On to Cor Caroli which made a lovely clean white pair at 63x, stayed there for a while.
Hit GoTo for M94 and after some searching settled on a nice fuzzy patch with a brighter centre and some definite surrounding nebulosity, soaked it in for a bit and made a sketch (ahem, VERY rough).
Everything was a bit uncomfortably close to the Zenith - haven't really solved the whole observing position thing yet, not sure I can carry one of those big wooden chairs about but mean to experiment with the cheapo camping chairs in the cupboard and see if it helps, until then a degree of neck-ache remains inevitable (or better target selection!) .
Meantime I'd sought out the Double Cluster with the ST80 and was really pleased to get a lovely view with neat round points and some colour apparent in one or two of the orangey members. May just be a novelty but having a break from peering at faint fuzzy things to take in a wide field view of a favourite object really added to the enjoyment for me.
With the Mak I went on to search for M51 & M63 but couldn't find anything having hunted around for a bit but was having no joy. Later with Stellarium and the atlas I've become almost certain I'd landed on M63 by mistake - be interested in any opinions based on my sketch (gives the RACI view from the Mak 127 i.e. reversed LR)
In the end I gave up and put both 'scopes on M13 and enjoyed my best views of the Great Hercules Cluster yet. I switched the Zoom into the Mak and played with all magnifications from 63x - 188x, much above 120x wasn't adding much but at that power stars were resolving in and out across the cluster - literally breathtaking. The contrasting wide-field view in the ST80 gave scale and context - really enjoyable way to appreciate a real gem.
Seeing, heavy dew and numbing toes conspired around the same time to send me home to warm and mull over whether I'd identified M94 or not.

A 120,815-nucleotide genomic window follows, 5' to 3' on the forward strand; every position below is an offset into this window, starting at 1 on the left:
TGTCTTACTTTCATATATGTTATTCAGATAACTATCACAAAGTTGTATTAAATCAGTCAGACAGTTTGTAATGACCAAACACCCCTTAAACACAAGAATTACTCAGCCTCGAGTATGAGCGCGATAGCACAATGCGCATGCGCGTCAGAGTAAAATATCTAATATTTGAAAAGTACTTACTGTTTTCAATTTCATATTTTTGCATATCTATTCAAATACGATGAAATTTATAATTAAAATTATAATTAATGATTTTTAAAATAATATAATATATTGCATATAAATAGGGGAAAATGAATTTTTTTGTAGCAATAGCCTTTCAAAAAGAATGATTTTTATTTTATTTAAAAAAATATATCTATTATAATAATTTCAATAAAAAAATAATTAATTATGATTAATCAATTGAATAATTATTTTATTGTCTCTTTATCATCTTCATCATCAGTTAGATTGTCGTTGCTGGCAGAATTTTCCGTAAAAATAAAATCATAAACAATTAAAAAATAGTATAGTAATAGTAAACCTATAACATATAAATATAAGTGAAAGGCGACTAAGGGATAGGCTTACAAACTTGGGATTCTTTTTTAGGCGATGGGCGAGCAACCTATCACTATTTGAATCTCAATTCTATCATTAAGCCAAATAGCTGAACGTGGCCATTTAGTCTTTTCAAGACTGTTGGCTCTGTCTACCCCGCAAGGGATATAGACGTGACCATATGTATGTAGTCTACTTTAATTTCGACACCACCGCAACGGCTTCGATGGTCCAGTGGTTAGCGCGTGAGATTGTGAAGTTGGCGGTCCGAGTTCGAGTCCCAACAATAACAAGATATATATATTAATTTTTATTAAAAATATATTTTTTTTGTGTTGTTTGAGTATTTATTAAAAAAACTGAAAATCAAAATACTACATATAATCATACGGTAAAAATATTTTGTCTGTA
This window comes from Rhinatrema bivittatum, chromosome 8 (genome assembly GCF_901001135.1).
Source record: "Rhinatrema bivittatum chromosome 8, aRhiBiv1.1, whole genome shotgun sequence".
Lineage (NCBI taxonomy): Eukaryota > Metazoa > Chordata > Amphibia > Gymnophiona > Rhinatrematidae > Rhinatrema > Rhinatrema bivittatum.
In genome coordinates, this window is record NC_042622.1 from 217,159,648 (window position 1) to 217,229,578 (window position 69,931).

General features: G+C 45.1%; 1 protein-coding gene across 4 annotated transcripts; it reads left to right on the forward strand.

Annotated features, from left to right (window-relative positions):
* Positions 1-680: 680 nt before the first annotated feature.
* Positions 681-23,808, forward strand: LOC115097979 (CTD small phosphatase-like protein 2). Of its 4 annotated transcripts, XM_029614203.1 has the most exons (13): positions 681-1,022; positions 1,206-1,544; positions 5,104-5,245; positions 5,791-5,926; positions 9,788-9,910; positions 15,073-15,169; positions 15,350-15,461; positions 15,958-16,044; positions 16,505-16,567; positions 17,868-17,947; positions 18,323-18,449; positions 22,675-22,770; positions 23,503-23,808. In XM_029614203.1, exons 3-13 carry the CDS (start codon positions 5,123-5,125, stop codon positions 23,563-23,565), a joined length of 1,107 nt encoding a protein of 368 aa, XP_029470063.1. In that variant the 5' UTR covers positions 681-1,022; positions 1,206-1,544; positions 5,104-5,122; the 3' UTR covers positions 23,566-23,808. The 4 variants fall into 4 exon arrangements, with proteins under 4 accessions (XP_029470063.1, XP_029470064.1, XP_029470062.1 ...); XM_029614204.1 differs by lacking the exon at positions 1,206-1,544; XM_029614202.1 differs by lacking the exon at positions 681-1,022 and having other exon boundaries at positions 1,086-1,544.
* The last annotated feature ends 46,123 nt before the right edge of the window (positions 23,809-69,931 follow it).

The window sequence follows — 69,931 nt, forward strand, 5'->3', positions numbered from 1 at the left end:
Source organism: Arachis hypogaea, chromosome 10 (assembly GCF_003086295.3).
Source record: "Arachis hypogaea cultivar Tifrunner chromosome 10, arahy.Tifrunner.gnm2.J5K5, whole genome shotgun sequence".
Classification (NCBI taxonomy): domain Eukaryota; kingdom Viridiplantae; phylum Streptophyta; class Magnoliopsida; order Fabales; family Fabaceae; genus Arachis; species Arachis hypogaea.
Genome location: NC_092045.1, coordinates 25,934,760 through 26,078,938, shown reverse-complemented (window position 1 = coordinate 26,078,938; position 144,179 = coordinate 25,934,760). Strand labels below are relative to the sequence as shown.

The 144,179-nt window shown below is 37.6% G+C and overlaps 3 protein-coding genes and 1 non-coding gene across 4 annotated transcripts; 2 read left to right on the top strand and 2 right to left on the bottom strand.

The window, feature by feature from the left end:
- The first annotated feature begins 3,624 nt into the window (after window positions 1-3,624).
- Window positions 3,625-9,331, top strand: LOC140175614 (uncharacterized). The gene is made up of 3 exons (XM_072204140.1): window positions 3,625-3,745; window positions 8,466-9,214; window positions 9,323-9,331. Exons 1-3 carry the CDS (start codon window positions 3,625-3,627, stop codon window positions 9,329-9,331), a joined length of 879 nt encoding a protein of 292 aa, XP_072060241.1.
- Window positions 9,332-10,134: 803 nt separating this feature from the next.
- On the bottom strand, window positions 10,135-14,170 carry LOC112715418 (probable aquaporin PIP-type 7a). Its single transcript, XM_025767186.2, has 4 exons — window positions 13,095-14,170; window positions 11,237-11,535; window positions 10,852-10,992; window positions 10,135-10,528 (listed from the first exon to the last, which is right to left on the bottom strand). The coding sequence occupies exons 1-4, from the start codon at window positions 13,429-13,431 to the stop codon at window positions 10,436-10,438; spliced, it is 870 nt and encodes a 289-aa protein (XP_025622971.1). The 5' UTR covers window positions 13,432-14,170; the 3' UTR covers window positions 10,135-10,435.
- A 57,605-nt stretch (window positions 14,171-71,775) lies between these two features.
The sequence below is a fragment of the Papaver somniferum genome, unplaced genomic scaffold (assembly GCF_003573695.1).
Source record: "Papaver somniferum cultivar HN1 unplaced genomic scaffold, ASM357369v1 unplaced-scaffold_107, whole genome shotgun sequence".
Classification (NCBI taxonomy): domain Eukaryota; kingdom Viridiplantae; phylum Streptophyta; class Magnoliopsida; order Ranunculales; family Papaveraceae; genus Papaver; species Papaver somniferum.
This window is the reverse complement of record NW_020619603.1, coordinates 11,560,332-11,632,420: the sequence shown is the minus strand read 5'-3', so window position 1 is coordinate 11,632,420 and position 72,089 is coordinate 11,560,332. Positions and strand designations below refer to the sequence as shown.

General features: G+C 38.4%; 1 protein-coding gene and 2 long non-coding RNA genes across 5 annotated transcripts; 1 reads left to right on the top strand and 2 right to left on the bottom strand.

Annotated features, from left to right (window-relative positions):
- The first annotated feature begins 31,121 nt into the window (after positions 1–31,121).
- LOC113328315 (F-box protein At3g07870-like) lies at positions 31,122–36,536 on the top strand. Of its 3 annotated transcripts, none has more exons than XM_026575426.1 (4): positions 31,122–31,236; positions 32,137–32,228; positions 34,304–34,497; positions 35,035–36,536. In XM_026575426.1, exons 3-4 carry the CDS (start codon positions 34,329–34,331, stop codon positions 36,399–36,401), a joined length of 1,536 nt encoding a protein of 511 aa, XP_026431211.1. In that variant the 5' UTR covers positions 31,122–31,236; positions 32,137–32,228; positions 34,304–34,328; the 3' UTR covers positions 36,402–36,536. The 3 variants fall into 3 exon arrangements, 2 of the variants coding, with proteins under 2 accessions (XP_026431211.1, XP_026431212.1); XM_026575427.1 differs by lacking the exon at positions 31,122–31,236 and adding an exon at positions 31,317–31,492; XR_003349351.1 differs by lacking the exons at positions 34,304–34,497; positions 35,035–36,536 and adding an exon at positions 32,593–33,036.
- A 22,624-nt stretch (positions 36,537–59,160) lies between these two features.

Could people please post pictures of what dso’s look like through a ST80 stacked and processed with clear nights?By Mostafa
What do dso’s look like through st80?
Celestron C8 XLT + extras and SkyWatcher Star Travel 80 (ST80)
I have a Celestron C8 with XLT Starbrite coatings. Will include the full length base plate, both visual and imaging backs, scope rings, front 8" end cap and the finder scope with it. No box I'm afraid. Optics are good and clean, focal length is huge - 2300mm from memory. This lot would cost close to £1300 new and one with less spec went for £750 on fleabay recently. Might be interested in a part exchange or will let it go for £450 collection only.
Also, I have a SkyWatcher Star Traveler 80 - good optics, used as a guide scope - just the scope itself (does not include the barlow in the photo) - now including dovetail bar and scope rings looking at around £50 for it.
I have decided to save up for another refractor, WO, Equinox or even toward an Esprit. However, I would also consider p/ex for an Intel NUC and/or Pegasus Astro Pocket Powerbox.
Please excuse some of the colours - I used my astro modded 6D which was in the observatory so the "nice" purple is actually black !!
Both these are collection only.